Submitted to: Aspects of Applied Biology
Publication Type: Proceedings
Publication Acceptance Date: August 1, 2003
Publication Date: September 17, 2003
Citation: Teasdale, J.R., Mangum, R.A., Radhakrishnan, J., Cavigelli, M.A. 2003. Factors influencing annual fluctuations of the weed seedbank at the long-term beltsville farming systems project. Aspects of Applied Biology. 69:93-99. Interpretive Summary: Weeds are an important limitation to crop production worldwide. One factor that contributes to the perpetuation of weed problems is the persistence of weed seeds in agricultural fields for many years. An understanding of the changes in weed seed populations in the soil is needed in order to improve management of agricultural weeds. This paper reports on changes in the soil weed seed population over six years in a long-term cropping systems experiment at the USDA-ARS Beltsville Agricultural Research Center. The analysis focused on identifying factors that influence the annual changes in these seed populations. A model was produced showing that the majority of these changes could be explained by two factors, one, the abundance of weeds leading to seed production during the year, and, two, the rate that viable seed were lost from the soil. This research will help scientists develop models for better understanding weed seed changes in soil and management strategies for reducing weed populations in agricultural fields.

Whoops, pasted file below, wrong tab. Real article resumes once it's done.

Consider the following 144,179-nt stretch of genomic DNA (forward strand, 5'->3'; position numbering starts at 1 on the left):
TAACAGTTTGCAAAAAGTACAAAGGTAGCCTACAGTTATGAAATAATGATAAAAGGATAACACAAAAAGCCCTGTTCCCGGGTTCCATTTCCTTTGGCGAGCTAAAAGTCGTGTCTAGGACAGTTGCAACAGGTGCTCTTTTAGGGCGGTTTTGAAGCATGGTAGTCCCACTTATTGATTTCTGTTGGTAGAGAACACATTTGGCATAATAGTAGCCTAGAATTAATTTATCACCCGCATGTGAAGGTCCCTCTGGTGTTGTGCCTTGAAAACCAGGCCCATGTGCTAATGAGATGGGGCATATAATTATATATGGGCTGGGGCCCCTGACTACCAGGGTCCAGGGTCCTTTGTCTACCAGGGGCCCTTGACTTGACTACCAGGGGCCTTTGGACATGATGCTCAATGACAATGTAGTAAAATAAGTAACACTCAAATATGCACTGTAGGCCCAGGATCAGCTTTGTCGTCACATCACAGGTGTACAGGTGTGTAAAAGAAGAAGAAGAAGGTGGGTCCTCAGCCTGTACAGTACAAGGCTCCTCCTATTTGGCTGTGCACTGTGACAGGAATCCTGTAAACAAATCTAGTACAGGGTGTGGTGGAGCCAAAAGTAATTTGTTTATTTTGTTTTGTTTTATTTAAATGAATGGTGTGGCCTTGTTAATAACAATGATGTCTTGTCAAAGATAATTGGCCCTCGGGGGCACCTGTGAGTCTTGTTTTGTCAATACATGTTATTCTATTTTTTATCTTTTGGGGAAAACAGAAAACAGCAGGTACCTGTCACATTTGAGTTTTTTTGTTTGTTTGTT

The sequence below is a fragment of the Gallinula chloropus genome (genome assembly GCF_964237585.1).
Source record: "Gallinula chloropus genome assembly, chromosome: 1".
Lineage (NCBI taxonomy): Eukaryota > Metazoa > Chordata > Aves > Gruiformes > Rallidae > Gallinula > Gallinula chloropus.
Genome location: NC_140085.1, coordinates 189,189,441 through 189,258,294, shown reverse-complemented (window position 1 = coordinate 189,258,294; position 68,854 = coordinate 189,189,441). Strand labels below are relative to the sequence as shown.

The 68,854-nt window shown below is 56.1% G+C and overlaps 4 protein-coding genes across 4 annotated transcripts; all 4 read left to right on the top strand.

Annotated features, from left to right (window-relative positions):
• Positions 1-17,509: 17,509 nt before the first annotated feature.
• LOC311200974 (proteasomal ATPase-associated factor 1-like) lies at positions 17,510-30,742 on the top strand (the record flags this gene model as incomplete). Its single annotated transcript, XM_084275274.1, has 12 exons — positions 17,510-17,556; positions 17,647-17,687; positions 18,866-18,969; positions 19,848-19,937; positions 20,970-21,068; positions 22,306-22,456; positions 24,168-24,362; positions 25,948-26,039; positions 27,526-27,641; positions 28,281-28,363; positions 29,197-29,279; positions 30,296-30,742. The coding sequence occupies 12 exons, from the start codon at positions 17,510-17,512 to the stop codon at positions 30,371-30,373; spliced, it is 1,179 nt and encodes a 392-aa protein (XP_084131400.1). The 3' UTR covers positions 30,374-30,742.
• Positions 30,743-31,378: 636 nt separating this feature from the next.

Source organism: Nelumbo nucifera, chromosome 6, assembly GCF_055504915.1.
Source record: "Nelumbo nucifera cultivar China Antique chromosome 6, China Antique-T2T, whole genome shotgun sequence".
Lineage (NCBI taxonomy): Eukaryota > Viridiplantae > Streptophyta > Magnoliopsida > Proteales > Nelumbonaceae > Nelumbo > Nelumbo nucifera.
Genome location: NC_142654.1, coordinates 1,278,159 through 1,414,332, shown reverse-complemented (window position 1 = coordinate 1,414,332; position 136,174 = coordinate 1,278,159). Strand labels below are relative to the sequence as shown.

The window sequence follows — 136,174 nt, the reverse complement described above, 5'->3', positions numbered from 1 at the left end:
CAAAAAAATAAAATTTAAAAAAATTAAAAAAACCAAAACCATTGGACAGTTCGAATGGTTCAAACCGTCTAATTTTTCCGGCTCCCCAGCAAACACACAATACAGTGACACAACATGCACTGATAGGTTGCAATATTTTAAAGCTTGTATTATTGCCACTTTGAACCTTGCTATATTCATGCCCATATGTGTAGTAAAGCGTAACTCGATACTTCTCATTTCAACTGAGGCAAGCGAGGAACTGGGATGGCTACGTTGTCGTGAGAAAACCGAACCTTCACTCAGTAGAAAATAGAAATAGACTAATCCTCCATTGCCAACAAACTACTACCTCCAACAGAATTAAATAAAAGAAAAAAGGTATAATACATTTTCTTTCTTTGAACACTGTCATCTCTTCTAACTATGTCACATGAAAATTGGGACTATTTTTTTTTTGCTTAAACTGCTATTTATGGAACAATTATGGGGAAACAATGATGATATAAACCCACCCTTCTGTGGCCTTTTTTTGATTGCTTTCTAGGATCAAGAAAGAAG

Technical Abstract: The weed seedbank will change annually according to variation in management and weather factors. This paper explored the relationship between above and below ground weed populations in a long-term Farming Systems Project that included recommended, reduced input, and three organic cropping systems. There was a high degree of year-to-year variation in both weed seedbank and aboveground weed cover but no trend toward increasing seedbank over time. Multiple regression analysis showed that much of the annual change in the seedbank of Amaranthus hybridus L., Chenopodium album L., and annual grasses could be described as a function of two variables, weed cover and initial seedbank, with an R-squared of 0.63, 0.61, and 0.81, respectively. Weed cover served as a proxy for seed input whereas the rate of seed loss was proportional to the initial seedbank. The balance of these opposing processes defined an equilibrium around which seedbank populations oscillated.